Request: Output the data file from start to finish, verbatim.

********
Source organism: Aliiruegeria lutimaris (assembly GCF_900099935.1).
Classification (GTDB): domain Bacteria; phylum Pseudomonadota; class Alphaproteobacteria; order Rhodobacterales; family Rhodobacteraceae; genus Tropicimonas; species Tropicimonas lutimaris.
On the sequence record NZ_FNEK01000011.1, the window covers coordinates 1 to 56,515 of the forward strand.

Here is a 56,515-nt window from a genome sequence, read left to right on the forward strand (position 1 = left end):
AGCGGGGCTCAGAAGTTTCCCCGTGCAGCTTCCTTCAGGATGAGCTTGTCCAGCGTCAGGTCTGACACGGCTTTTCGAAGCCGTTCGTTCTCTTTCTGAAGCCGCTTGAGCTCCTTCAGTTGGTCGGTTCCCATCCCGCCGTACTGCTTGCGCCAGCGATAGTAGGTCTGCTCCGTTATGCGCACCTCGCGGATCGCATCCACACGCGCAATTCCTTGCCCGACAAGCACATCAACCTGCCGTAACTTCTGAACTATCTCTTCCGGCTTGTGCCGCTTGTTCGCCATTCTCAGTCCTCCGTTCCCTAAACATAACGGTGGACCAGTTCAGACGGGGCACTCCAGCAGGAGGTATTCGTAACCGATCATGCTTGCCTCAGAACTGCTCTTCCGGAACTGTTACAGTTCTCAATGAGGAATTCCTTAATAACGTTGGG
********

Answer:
Source organism: Aliiruegeria lutimaris (assembly GCF_900099935.1).
Classification (GTDB): domain Bacteria; phylum Pseudomonadota; class Alphaproteobacteria; order Rhodobacterales; family Rhodobacteraceae; genus Tropicimonas; species Tropicimonas lutimaris.
On the sequence record NZ_FNEK01000011.1, the window covers coordinates 1 to 56,515 of the forward strand.

Here is a 56,515-nt window from a genome sequence, read left to right on the forward strand (position 1 = left end):
AGCGGGGCTCAGAAGTTTCCCCGTGCAGCTTCCTTCAGGATGAGCTTGTCCAGCGTCAGGTCTGACACGGCTTTTCGAAGCCGTTCGTTCTCTTTCTGAAGCCGCTTGAGCTCCTTCAGTTGGTCGGTTCCCATCCCGCCGTACTGCTTGCGCCAGCGATAGTAGGTCTGCTCCGTTATGCGCACCTCGCGGATCGCATCCACACGCGCAATTCCTTGCCCGACAAGCACATCAACCTGCCGTAACTTCTGAACTATCTCTTCCGGCTTGTGCCGCTTGTTCGCCATTCTCAGTCCTCCGTTCCCTAAACATAACGGTGGACCAGTTCAGACGGGGCACTCCAGCAGGAGGTATTCGTAACCGATCATGCTTGCCTCAGAACTGCTCTTCCGGAACTGTTACAGTTCTCAATGAGGAATTCCTTAATAACGTTGGG